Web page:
On the J.K. Rowling Controversy: The Importance of Diversity in the Media

On the J.K. Rowling Controversy: The Importance of Diversity in the Media

Fiona Irving-Beck, Staff Writer

J.K. Rowling has recently faced criticism because of a lack of diverse characters in her books. Fans on social media and articles in print publications have criticized her for uniformly white and straight characters. In his Huffington Post article “Why It’s a Problem that J.K. Rowling Builds Diversity into Her Novels” Nick Malherbe notes, “Many readers’ homogenous assumptions [about Rowling’s characters] were confirmed by the Harry Potter film adaptations, two of which are co-produced by Rowling. An estimated 99.53% of the dialogue across the eight films was delivered by white cast members.”

When Rowling originally wrote the Harry Potter series, she wrote them to reflect the average English boarding school. It’s perhaps understandable that she didn’t include diversity at the beginning of the series. However, as her books became hugely popular and the series evolved, she had the chance to show a wider range of characters. For example the author, Rick Riordan, whose books are meant for a similar audience, also faced criticism after his first series for his homogeneous characters. In contrast to Rowling, he included more diversity in his subsequent books, such as the Heroes of Olympus series.

Instead of straightforwardly acknowledging her books’ lack of diversity, Rowling instead has said on several occasions that some of her characters were, in fact, intended to be of different sexualities or ethnicities. Most noticeably, Rowling has stated that Dumbledore is gay, although no evidence is given in the original books. Further, she wrote the following on Twitter, stating that Hermione might originally have been a black character: “Brown eyes, frizzy hair and very clever. White skin was never specified.” Rowling is implying that one can imagine the characters in any way he or she likes. Although marginalized groups have had to imagine themselves as main characters that looked nothing like them (a way of reading known as “racebending”) for many years, for an author to use that argument to assert that her books are actually diverse seems dishonest.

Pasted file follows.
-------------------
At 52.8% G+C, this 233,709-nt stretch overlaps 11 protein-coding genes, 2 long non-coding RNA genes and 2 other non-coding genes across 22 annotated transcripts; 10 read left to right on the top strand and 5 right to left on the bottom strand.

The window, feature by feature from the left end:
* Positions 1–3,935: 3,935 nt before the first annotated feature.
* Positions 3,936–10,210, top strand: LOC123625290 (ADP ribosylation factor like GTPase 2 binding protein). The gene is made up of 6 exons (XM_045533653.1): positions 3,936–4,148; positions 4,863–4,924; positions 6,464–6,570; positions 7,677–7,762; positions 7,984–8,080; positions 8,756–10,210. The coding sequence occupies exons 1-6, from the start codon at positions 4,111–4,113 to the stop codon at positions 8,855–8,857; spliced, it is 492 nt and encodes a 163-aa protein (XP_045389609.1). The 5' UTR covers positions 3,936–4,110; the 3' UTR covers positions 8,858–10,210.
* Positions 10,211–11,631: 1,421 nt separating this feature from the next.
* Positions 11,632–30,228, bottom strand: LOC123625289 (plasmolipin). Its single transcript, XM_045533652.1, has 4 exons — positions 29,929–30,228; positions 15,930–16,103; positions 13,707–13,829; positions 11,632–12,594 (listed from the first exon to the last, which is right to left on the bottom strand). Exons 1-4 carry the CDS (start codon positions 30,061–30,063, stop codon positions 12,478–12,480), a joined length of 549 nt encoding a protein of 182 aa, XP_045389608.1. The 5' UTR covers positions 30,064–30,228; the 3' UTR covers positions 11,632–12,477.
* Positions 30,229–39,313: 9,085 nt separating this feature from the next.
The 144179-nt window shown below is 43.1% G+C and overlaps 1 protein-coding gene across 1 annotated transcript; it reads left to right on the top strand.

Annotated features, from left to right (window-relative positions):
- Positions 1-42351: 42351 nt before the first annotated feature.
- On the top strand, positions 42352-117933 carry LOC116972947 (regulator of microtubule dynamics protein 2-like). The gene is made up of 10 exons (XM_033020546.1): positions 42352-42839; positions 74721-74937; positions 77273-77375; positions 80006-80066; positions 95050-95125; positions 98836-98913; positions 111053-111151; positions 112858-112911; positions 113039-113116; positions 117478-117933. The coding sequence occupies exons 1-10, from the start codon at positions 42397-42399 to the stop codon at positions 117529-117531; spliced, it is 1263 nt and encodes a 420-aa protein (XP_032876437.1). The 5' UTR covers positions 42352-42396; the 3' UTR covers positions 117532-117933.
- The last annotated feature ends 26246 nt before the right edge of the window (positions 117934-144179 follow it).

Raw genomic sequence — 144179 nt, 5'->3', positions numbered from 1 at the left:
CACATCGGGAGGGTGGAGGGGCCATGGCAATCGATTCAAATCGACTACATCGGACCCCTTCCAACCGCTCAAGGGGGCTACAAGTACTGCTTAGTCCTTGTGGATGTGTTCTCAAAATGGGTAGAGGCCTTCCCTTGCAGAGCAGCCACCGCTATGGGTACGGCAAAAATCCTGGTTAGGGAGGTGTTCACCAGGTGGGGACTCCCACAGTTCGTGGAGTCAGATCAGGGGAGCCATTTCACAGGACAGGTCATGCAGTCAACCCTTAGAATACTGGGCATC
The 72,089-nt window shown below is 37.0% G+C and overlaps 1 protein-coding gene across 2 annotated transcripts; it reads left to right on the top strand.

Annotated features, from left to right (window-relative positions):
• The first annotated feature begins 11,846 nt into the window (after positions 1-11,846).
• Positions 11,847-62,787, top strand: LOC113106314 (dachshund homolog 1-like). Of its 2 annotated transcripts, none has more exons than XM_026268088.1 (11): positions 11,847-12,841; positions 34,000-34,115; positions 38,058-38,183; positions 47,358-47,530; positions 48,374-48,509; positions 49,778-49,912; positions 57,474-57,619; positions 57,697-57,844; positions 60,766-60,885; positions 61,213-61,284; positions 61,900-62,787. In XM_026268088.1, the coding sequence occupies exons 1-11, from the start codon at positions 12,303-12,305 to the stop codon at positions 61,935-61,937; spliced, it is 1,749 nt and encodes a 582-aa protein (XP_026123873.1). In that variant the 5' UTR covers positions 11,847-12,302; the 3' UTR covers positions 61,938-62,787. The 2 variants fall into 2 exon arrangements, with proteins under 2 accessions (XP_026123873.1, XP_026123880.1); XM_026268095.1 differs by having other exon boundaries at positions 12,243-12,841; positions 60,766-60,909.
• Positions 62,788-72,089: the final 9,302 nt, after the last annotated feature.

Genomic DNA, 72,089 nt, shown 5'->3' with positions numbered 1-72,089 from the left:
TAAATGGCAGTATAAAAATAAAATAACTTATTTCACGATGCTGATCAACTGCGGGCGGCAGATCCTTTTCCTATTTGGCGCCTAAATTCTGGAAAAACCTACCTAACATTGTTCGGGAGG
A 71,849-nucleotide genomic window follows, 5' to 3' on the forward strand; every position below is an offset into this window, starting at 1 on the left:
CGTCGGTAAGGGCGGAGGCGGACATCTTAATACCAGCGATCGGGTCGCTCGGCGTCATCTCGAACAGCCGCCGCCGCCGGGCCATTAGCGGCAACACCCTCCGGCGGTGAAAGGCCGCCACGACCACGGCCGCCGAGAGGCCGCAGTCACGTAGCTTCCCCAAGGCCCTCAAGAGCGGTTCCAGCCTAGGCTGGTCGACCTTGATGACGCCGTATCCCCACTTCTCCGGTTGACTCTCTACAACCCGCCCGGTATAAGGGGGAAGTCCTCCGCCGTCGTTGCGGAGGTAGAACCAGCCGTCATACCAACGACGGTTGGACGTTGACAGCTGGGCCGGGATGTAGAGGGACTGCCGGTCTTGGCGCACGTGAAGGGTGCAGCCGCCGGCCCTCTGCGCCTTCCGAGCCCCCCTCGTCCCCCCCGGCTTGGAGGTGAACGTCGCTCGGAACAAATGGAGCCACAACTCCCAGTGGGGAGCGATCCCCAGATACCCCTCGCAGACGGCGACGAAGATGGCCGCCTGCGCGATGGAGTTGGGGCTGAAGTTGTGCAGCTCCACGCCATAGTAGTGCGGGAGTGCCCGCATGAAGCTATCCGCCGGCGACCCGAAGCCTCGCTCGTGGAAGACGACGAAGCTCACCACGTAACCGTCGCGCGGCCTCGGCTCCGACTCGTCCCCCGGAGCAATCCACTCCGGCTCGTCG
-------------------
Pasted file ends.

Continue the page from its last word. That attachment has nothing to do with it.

In addition to the fact that these characters haven’t actually been described or portrayed that way in any of the books or movies, it was revealed that Dumbledore’s sexuality will not be depicted explicitly in the upcoming Fantastic Beasts film. As the director, David Yates, said, Dumbledore will not be “Explicitly [gay], But I think all the fans are aware of that.” His argument is that fans already know that Dumbledore is gay, so this important detail isn’t a necessary part of the official franchise. Rowling, facing backlash for the decision not to explicitly include his sexuality, has defended herself by saying that she didn’t have enough influence and wasn’t involved in the film making. In her words, she had been “sent abuse about an interview that didn’t involve me, about a screenplay I wrote but which none of the angry people have read.”

However, other recent books and films have shown much more diversity and have received mostly-positive media attention. Films like Black Panther, A Wrinkle in Time, and Love, Simon all have been very well received, yet David Yates was afraid of controversy due to Dumbledore being gay. These books and films show that it’s possible to integrate well-developed and complex character, while still encompassing a wider range of ethnicities and sexualities. In order to move forward as a society, diversity needs to be normalized. It’s important for people, especially impressionable children and teens, to see characters that reflect their own lives.